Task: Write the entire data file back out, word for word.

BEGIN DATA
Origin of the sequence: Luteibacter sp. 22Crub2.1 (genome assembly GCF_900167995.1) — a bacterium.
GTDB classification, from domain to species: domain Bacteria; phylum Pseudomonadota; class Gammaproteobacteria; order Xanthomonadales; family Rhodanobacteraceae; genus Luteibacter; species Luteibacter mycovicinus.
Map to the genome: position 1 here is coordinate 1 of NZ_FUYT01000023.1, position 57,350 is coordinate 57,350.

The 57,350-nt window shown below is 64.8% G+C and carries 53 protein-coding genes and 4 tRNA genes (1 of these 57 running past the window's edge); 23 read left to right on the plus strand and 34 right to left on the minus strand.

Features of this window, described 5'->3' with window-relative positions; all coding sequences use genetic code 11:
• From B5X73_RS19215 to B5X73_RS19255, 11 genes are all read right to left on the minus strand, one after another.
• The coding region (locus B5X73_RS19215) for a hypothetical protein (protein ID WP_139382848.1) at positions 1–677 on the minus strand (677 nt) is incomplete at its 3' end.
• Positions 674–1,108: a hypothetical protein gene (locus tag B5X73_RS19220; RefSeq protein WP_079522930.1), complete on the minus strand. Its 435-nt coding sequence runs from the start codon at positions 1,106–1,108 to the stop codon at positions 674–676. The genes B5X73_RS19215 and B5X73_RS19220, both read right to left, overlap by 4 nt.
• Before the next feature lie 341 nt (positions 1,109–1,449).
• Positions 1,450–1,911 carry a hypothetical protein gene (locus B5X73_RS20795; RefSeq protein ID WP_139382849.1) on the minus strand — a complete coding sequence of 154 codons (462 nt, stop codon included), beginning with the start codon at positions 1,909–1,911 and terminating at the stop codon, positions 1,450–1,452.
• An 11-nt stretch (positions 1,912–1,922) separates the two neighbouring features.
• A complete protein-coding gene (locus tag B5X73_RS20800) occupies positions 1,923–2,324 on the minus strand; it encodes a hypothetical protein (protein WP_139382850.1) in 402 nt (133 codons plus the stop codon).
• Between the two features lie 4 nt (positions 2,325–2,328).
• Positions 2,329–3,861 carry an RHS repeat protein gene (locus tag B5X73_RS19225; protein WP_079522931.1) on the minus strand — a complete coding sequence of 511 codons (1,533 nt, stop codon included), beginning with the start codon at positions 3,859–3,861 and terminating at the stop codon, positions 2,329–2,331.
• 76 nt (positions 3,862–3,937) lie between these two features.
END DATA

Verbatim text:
Origin of the sequence: Luteibacter sp. 22Crub2.1 (genome assembly GCF_900167995.1) — a bacterium.
GTDB classification, from domain to species: domain Bacteria; phylum Pseudomonadota; class Gammaproteobacteria; order Xanthomonadales; family Rhodanobacteraceae; genus Luteibacter; species Luteibacter mycovicinus.
Map to the genome: position 1 here is coordinate 1 of NZ_FUYT01000023.1, position 57,350 is coordinate 57,350.

The 57,350-nt window shown below is 64.8% G+C and carries 53 protein-coding genes and 4 tRNA genes (1 of these 57 running past the window's edge); 23 read left to right on the plus strand and 34 right to left on the minus strand.

Features of this window, described 5'->3' with window-relative positions; all coding sequences use genetic code 11:
• From B5X73_RS19215 to B5X73_RS19255, 11 genes are all read right to left on the minus strand, one after another.
• The coding region (locus B5X73_RS19215) for a hypothetical protein (protein ID WP_139382848.1) at positions 1–677 on the minus strand (677 nt) is incomplete at its 3' end.
• Positions 674–1,108: a hypothetical protein gene (locus tag B5X73_RS19220; RefSeq protein WP_079522930.1), complete on the minus strand. Its 435-nt coding sequence runs from the start codon at positions 1,106–1,108 to the stop codon at positions 674–676. The genes B5X73_RS19215 and B5X73_RS19220, both read right to left, overlap by 4 nt.
• Before the next feature lie 341 nt (positions 1,109–1,449).
• Positions 1,450–1,911 carry a hypothetical protein gene (locus B5X73_RS20795; RefSeq protein ID WP_139382849.1) on the minus strand — a complete coding sequence of 154 codons (462 nt, stop codon included), beginning with the start codon at positions 1,909–1,911 and terminating at the stop codon, positions 1,450–1,452.
• An 11-nt stretch (positions 1,912–1,922) separates the two neighbouring features.
• A complete protein-coding gene (locus tag B5X73_RS20800) occupies positions 1,923–2,324 on the minus strand; it encodes a hypothetical protein (protein WP_139382850.1) in 402 nt (133 codons plus the stop codon).
• Between the two features lie 4 nt (positions 2,325–2,328).
• Positions 2,329–3,861 carry an RHS repeat protein gene (locus tag B5X73_RS19225; protein WP_079522931.1) on the minus strand — a complete coding sequence of 511 codons (1,533 nt, stop codon included), beginning with the start codon at positions 3,859–3,861 and terminating at the stop codon, positions 2,329–2,331.
• 76 nt (positions 3,862–3,937) lie between these two features.